I detest most ‘reality’ television. But one of the few such shows I totally dig is So You Think You Can Dance. I resisted it for a few seasons, because I thought it would irritate me solely on the basis of being reality TV. But then the gay male roommate with whom I shared a flat in San Francisco while I was there for a summer seminar a few years ago introduced me to it, and I was hooked after one episode of sitting on the couch with him, eating ice cream, jovially bickering about our favorites, and forgetting to breathe as I watched all these incredible performers blend athleticism and art to create such ephemeral beauty. (I tell you what, that was some seriously fun fag hagging; we were both aware of the cliche and amused by it.)

A few reasons why SYTYCD is a fixture in my DVR:

  • I love dance. I own not just a DVD of Center Stage, but the soundtrack. For real, I am a dork for dance. SYTYCD is a delicious weekly buffet of all kinds of dancing. Woot!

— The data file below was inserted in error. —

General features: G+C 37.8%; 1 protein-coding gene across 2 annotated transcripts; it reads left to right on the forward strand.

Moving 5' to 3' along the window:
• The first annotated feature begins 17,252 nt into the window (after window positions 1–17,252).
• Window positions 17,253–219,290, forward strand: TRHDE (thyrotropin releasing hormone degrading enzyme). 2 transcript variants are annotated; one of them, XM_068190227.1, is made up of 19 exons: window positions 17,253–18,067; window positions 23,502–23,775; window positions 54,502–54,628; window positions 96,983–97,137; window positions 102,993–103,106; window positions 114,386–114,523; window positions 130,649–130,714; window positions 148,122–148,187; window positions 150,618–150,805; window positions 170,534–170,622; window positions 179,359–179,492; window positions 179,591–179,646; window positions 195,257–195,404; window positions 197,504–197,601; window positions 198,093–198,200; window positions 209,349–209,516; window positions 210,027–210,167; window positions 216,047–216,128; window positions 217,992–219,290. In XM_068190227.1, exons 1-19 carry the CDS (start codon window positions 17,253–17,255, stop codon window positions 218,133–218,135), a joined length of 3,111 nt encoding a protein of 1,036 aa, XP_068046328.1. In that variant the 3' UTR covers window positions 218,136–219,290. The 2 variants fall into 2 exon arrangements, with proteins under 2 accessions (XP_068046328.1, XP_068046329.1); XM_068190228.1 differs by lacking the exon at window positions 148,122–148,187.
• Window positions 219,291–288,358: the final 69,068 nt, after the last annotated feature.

• The lighting, costuming, and makeup are freaking amazing! That’s got to be a hard job - so much to do every week, and very little time in which to do it. On rare occasions I’ll have a “…. seriously?” moment with the costumes, but overall I think they do an outstanding job.
  • There are tons of people of color on it - dancers and choreographers, sometimes judges - but it’s not relegated to the second-class status of a “black show” that advertisers think white (read: middle and upper class) people won’t watch.
  • The random drawing of partners results in many multiracial pairs, and I think it’s awesome that we’re visually normalizing that a little bit more. I still have such vivid memories of season 4 competitors Ade and Melissa’s incredibly moving contemporary piece inspired by breast cancer survivors. Yeah, that’s a big black dude and a teeny white ballerina, nobody found it strange, they both got to play complicated characters, and all the judges were crying at the end because the performance was so gorgeous and amazing. And from the same season, Joshua and Katee, a black man and a Japanese-Irish-American woman, rocking a Bollywood routine was, for me, a multiculturalism I can totally get behind: learning, sharing, beauty, and joy without cultural appropriation and with respect. Rad.